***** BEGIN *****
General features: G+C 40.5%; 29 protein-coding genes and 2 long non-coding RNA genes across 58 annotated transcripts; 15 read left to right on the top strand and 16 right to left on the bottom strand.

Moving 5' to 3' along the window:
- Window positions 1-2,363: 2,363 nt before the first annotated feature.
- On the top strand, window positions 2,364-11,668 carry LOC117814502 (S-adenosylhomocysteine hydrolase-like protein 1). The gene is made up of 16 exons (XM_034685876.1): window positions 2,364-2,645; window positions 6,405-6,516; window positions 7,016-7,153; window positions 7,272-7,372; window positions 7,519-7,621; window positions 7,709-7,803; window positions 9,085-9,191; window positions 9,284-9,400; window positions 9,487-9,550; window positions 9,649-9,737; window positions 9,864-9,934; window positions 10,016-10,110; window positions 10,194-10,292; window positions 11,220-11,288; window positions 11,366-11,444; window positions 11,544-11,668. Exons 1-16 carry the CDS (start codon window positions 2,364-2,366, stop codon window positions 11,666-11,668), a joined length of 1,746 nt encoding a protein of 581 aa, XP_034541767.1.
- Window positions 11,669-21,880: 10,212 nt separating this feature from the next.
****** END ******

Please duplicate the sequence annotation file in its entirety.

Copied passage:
General features: G+C 40.5%; 29 protein-coding genes and 2 long non-coding RNA genes across 58 annotated transcripts; 15 read left to right on the top strand and 16 right to left on the bottom strand.

Moving 5' to 3' along the window:
- Window positions 1-2,363: 2,363 nt before the first annotated feature.
- On the top strand, window positions 2,364-11,668 carry LOC117814502 (S-adenosylhomocysteine hydrolase-like protein 1). The gene is made up of 16 exons (XM_034685876.1): window positions 2,364-2,645; window positions 6,405-6,516; window positions 7,016-7,153; window positions 7,272-7,372; window positions 7,519-7,621; window positions 7,709-7,803; window positions 9,085-9,191; window positions 9,284-9,400; window positions 9,487-9,550; window positions 9,649-9,737; window positions 9,864-9,934; window positions 10,016-10,110; window positions 10,194-10,292; window positions 11,220-11,288; window positions 11,366-11,444; window positions 11,544-11,668. Exons 1-16 carry the CDS (start codon window positions 2,364-2,366, stop codon window positions 11,666-11,668), a joined length of 1,746 nt encoding a protein of 581 aa, XP_034541767.1.
- Window positions 11,669-21,880: 10,212 nt separating this feature from the next.